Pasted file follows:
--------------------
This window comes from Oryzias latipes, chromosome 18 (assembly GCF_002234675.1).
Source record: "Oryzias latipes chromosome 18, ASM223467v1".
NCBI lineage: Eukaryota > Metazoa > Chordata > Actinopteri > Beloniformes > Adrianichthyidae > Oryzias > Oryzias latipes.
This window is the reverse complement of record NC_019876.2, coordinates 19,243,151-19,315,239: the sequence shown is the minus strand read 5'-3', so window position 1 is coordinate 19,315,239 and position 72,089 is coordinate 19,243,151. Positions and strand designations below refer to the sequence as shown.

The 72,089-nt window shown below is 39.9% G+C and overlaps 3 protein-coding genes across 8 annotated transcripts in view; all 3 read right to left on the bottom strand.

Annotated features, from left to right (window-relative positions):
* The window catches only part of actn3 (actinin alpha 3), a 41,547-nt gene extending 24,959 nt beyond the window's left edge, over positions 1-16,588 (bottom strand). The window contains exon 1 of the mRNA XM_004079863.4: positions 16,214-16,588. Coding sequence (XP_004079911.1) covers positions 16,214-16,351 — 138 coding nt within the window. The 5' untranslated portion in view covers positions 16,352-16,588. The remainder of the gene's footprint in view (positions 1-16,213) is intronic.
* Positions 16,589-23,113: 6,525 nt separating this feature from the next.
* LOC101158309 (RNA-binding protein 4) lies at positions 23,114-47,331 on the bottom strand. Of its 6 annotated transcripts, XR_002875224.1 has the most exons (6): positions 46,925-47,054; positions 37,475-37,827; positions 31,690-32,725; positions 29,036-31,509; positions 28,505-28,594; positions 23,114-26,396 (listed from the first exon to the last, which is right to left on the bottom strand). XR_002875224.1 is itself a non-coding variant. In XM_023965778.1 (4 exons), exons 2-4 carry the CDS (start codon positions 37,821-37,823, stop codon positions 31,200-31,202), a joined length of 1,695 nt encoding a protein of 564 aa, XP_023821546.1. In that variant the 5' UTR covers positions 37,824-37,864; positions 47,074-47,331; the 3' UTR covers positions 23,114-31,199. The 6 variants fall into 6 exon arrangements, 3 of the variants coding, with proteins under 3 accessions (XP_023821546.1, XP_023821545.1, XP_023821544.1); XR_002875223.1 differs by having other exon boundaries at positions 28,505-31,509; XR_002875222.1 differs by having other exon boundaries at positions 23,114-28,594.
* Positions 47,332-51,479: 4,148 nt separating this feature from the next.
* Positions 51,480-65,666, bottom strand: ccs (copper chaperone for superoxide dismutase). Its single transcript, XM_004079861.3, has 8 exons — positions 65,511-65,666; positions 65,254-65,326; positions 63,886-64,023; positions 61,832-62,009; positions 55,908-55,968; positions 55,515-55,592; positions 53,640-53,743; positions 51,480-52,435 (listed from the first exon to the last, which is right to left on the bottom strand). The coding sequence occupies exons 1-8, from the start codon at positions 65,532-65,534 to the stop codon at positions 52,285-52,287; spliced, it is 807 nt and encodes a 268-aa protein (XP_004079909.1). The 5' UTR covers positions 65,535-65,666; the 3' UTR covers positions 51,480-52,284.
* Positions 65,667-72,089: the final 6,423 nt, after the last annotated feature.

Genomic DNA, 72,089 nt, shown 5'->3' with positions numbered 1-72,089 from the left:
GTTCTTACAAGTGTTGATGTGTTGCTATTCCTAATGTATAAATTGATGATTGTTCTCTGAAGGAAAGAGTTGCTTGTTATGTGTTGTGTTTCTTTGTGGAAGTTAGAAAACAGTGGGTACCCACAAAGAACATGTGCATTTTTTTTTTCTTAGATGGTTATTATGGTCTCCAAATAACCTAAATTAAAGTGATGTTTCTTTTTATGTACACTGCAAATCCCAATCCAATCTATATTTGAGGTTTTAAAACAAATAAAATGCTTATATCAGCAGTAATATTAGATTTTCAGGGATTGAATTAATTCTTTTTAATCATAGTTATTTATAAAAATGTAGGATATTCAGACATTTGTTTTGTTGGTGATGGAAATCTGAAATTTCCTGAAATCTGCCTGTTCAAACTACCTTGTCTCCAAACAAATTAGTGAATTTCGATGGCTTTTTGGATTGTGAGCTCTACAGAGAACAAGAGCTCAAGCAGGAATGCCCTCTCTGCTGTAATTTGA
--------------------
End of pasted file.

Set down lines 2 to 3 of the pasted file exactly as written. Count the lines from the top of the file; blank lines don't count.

Source record: "Oryzias latipes chromosome 18, ASM223467v1".
NCBI lineage: Eukaryota > Metazoa > Chordata > Actinopteri > Beloniformes > Adrianichthyidae > Oryzias > Oryzias latipes.